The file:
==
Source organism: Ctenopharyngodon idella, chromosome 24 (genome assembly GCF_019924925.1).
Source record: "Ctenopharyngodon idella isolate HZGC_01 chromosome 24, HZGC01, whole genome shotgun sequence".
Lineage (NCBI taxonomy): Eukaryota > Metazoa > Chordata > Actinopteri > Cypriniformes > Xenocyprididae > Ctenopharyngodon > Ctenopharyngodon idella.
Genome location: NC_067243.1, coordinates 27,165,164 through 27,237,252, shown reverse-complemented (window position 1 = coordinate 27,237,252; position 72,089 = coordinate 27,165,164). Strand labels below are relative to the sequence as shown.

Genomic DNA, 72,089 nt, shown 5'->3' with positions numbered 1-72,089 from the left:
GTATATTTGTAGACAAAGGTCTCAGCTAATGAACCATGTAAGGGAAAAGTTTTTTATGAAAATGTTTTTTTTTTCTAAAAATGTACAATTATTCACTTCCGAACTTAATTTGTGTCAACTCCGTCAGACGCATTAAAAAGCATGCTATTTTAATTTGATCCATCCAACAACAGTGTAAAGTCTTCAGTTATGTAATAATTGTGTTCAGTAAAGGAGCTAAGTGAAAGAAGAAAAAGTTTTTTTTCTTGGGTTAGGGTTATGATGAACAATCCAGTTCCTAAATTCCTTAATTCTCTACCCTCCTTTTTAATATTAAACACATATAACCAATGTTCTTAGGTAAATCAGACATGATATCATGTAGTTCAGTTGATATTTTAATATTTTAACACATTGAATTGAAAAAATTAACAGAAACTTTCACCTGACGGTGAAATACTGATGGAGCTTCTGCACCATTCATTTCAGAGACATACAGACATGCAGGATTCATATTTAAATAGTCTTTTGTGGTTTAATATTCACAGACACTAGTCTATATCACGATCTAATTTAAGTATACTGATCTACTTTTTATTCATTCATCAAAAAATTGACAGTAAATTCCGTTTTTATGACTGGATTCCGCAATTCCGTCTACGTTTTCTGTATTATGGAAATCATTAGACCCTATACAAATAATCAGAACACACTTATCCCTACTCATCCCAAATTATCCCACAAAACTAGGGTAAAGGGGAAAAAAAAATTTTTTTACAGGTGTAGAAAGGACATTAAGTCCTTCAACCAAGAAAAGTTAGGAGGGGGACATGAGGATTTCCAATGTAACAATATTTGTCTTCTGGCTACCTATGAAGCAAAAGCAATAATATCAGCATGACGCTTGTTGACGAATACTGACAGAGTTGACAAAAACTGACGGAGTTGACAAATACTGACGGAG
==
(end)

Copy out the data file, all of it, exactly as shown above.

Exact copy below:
Source organism: Ctenopharyngodon idella, chromosome 24 (genome assembly GCF_019924925.1).
Source record: "Ctenopharyngodon idella isolate HZGC_01 chromosome 24, HZGC01, whole genome shotgun sequence".
Lineage (NCBI taxonomy): Eukaryota > Metazoa > Chordata > Actinopteri > Cypriniformes > Xenocyprididae > Ctenopharyngodon > Ctenopharyngodon idella.
Genome location: NC_067243.1, coordinates 27,165,164 through 27,237,252, shown reverse-complemented (window position 1 = coordinate 27,237,252; position 72,089 = coordinate 27,165,164). Strand labels below are relative to the sequence as shown.

Genomic DNA, 72,089 nt, shown 5'->3' with positions numbered 1-72,089 from the left:
GTATATTTGTAGACAAAGGTCTCAGCTAATGAACCATGTAAGGGAAAAGTTTTTTATGAAAATGTTTTTTTTTTCTAAAAATGTACAATTATTCACTTCCGAACTTAATTTGTGTCAACTCCGTCAGACGCATTAAAAAGCATGCTATTTTAATTTGATCCATCCAACAACAGTGTAAAGTCTTCAGTTATGTAATAATTGTGTTCAGTAAAGGAGCTAAGTGAAAGAAGAAAAAGTTTTTTTTCTTGGGTTAGGGTTATGATGAACAATCCAGTTCCTAAATTCCTTAATTCTCTACCCTCCTTTTTAATATTAAACACATATAACCAATGTTCTTAGGTAAATCAGACATGATATCATGTAGTTCAGTTGATATTTTAATATTTTAACACATTGAATTGAAAAAATTAACAGAAACTTTCACCTGACGGTGAAATACTGATGGAGCTTCTGCACCATTCATTTCAGAGACATACAGACATGCAGGATTCATATTTAAATAGTCTTTTGTGGTTTAATATTCACAGACACTAGTCTATATCACGATCTAATTTAAGTATACTGATCTACTTTTTATTCATTCATCAAAAAATTGACAGTAAATTCCGTTTTTATGACTGGATTCCGCAATTCCGTCTACGTTTTCTGTATTATGGAAATCATTAGACCCTATACAAATAATCAGAACACACTTATCCCTACTCATCCCAAATTATCCCACAAAACTAGGGTAAAGGGGAAAAAAAAATTTTTTTACAGGTGTAGAAAGGACATTAAGTCCTTCAACCAAGAAAAGTTAGGAGGGGGACATGAGGATTTCCAATGTAACAATATTTGTCTTCTGGCTACCTATGAAGCAAAAGCAATAATATCAGCATGACGCTTGTTGACGAATACTGACAGAGTTGACAAAAACTGACGGAGTTGACAAATACTGACGGAG